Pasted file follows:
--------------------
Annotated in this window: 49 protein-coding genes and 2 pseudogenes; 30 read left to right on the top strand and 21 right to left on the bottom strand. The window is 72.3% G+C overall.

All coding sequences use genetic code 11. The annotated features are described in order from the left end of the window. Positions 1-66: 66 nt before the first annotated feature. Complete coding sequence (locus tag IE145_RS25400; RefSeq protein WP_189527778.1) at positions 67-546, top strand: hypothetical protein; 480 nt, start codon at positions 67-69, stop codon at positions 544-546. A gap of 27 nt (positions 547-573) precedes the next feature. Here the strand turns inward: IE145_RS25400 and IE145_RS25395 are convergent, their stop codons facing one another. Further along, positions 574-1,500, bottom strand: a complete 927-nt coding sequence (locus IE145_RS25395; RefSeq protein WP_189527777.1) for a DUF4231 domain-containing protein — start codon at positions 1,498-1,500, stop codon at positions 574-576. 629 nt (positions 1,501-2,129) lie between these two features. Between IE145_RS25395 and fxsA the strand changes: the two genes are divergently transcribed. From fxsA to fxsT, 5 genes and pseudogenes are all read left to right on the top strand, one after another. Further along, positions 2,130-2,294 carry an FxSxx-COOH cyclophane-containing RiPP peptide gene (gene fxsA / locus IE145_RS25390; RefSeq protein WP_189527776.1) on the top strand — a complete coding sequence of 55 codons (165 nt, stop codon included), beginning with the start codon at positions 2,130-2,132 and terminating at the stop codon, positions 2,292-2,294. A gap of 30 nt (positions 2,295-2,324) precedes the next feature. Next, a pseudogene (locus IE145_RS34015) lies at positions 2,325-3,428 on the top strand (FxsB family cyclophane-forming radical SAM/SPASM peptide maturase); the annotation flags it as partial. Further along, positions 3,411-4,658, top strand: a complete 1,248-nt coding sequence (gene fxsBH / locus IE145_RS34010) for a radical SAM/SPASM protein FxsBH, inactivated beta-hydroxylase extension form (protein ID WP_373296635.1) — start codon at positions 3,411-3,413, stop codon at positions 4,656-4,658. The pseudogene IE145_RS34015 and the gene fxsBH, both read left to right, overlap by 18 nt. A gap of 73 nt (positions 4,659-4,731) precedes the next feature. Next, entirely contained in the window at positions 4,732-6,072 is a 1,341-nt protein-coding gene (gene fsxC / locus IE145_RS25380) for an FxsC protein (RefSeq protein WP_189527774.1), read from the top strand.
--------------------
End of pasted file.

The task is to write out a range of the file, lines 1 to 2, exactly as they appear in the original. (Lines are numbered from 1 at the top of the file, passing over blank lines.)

Annotated in this window: 49 protein-coding genes and 2 pseudogenes; 30 read left to right on the top strand and 21 right to left on the bottom strand. The window is 72.3% G+C overall.

All coding sequences use genetic code 11. The annotated features are described in order from the left end of the window. Positions 1-66: 66 nt before the first annotated feature. Complete coding sequence (locus tag IE145_RS25400; RefSeq protein WP_189527778.1) at positions 67-546, top strand: hypothetical protein; 480 nt, start codon at positions 67-69, stop codon at positions 544-546. A gap of 27 nt (positions 547-573) precedes the next feature. Here the strand turns inward: IE145_RS25400 and IE145_RS25395 are convergent, their stop codons facing one another. Further along, positions 574-1,500, bottom strand: a complete 927-nt coding sequence (locus IE145_RS25395; RefSeq protein WP_189527777.1) for a DUF4231 domain-containing protein — start codon at positions 1,498-1,500, stop codon at positions 574-576. 629 nt (positions 1,501-2,129) lie between these two features. Between IE145_RS25395 and fxsA the strand changes: the two genes are divergently transcribed. From fxsA to fxsT, 5 genes and pseudogenes are all read left to right on the top strand, one after another. Further along, positions 2,130-2,294 carry an FxSxx-COOH cyclophane-containing RiPP peptide gene (gene fxsA / locus IE145_RS25390; RefSeq protein WP_189527776.1) on the top strand — a complete coding sequence of 55 codons (165 nt, stop codon included), beginning with the start codon at positions 2,130-2,132 and terminating at the stop codon, positions 2,292-2,294. A gap of 30 nt (positions 2,295-2,324) precedes the next feature. Next, a pseudogene (locus IE145_RS34015) lies at positions 2,325-3,428 on the top strand (FxsB family cyclophane-forming radical SAM/SPASM peptide maturase); the annotation flags it as partial. Further along, positions 3,411-4,658, top strand: a complete 1,248-nt coding sequence (gene fxsBH / locus IE145_RS34010) for a radical SAM/SPASM protein FxsBH, inactivated beta-hydroxylase extension form (protein ID WP_373296635.1) — start codon at positions 3,411-3,413, stop codon at positions 4,656-4,658. The pseudogene IE145_RS34015 and the gene fxsBH, both read left to right, overlap by 18 nt. A gap of 73 nt (positions 4,659-4,731) precedes the next feature. Next, entirely contained in the window at positions 4,732-6,072 is a 1,341-nt protein-coding gene (gene fsxC / locus IE145_RS25380) for an FxsC protein (RefSeq protein WP_189527774.1), read from the top strand.